The Sierra will score 12-15 inches along the Sierra Crest from Saturday to Sunday (3-6 at lower elevations). This is a big boom for California. The Cascades will also score this weekend with 6-12 inches of snow, especially Oregon. Stevens Pass in Washington or even Alpental may also grab decent amounts if a convergence zone forms. If resorts were open we would be chasing to from the central or southern Cascades, Sierra and eventually to the Rockies this weekend. Even southern resorts in Colorado who have had little to no snow this season will grab a moderate tease. New Mexico is on the map as well.
Our forecast below will primarily address Colorado and Utah.
Utah and Colorado will see notable snowfall this weekend, providing a much needed boost to what has been a dismal start to the season thus far.
In Utah, light snowfall will begin on Saturday and will bring a dusting and high snow levels. The main snowfall event kicks off early Sunday morning as. a cold front approaches from the west. Snowfall rates will peak early Sunday morning before decreasing into Sunday night. Winds from the NW are ideal for the central- northern Wasatch initially (Cottonwoods, Areas of Park City, Powder Mountain). The joker in the mix is a switch from NW Sunday morning (Heaviest precipitation rates) to north in the afternoon. This will decrease intensity (W, NW, SW is best). In terms of totals, Wasatch resorts will be the winners in Utah. Due to the warmer temps initially, Cold temperatures and abundant moisture should bring 10-16" at upper-mountain elevations. Snow levels drop to 7000 feet after midnight Saturday and 6000 feet Sunday (Base elevations will grab 5-10). Several models are sending totals in the region beyond 20”, so there is certainly good upside to that range... but it's always better to be pleasantly surprised than bitterly disappointed! Temperatures will be in the 20s at upper elevations which will make for good quality base building. Below is the European model on total snowfall through Sunday night. These numbers will likely trend higher due to colder temps and better snow ratios Sunday (15:1). Shown at 10:1.
If you are planning on getting out and skiing/riding some of this early season snow, please remember that conditions are extremely low tide right now and season-ending sharks are lurking beneath. Avalanche Danger will be rising rapidly. Remember the last storm in the Wasatch put down .9 inches of water with only 4 inches of snow.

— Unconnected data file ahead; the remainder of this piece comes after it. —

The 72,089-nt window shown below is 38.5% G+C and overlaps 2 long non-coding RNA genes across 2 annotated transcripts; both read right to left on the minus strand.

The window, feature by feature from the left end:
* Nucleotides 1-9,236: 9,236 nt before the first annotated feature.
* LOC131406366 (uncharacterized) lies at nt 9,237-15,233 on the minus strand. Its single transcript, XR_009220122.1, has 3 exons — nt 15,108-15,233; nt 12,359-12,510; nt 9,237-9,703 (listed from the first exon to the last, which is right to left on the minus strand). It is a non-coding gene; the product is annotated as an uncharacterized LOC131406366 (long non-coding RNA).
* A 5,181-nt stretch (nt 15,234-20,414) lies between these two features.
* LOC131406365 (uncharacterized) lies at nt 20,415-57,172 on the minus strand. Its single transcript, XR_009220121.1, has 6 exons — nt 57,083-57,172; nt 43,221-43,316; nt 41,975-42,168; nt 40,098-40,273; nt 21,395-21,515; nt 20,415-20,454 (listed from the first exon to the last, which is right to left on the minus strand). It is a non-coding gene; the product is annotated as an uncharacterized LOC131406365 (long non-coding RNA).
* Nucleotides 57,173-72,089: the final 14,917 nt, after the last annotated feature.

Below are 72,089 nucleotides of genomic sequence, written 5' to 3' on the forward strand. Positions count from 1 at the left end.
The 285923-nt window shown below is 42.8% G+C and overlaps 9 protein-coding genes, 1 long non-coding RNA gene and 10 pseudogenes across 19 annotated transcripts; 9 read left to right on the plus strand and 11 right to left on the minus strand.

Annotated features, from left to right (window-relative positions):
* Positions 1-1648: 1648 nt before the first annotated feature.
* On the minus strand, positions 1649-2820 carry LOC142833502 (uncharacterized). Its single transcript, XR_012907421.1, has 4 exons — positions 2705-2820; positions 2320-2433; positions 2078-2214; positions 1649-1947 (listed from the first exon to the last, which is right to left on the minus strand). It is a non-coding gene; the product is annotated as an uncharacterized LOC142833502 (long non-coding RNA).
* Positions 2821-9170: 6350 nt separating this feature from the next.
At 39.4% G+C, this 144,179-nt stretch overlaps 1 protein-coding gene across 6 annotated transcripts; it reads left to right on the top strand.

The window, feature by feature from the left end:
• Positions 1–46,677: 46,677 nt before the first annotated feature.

Colorado's forecast is a bit less certain. Models are indicating the first snowfall to arrive in the San Juans in southern Colorado on Saturday morning. It will surge to the northeast over the course of the day. This first wave won’t bring significant snowfall accumulation, with 1-3” expected for mountains across the state, favoring the central and southern mountains (South of I-70). However, the second wave will be the moneymaker for this system, favoring the central and southern mountains. Snowfall rates will be highest on Sunday evening with a cold front. Things should be mostly done by Monday evening.
In terms of storm totals, the best odds are widespread 3-8” totals for the San Juans with up to a foot or more in the higher terrain near Telluride. Wolf Creek looks good for 5-9” however Northerly winds on the backside of this storm are not ideal (SW is best)/ Further north in the central mountains, Aspen is looking at 5-7”, Vail at 3-5”, and Summit County resorts are looking good for 4-7”. Up north, Steamboat should sneak out 2-4”. Strong northerly winds on the tail end of the storm could allow Snowmass to out-perform the forecast by a few inches, so keep an eye on that. Areas west towards Grand Junction and Powderhorn mountain might also land a decent surprise.
Below: You can see the wind bars are due northerly on the backside of this storm (Sunday night to Monday). This is not an ideal wind direction for the western mountains, but could sneak up some surprises near Snowmass or south towards Telluride (A bit of a mystery). West, SW, NW are ideal for the western slope, NE and North for the Front Range. We are a bit more skeptical when we see winds from the north.
Looking ahead into next week, a strong ridge will set up over the west, steering moisture and cold temperatures to the north:
Models are still having a hard time resolving exactly when this will break down, but it does look like there could be a little clipper system sliding down the Intermountain West (Idaho, Montana, Wyoming, Utah, Colorado) late next week, likely Thursday (Turkey Day) and Friday. Details still remain blurry, but chances are this will be a very minor system and is not expected to bring significant accumulations at this time. Still a long way out, but check out how the European ensemble is steering this system in the west:
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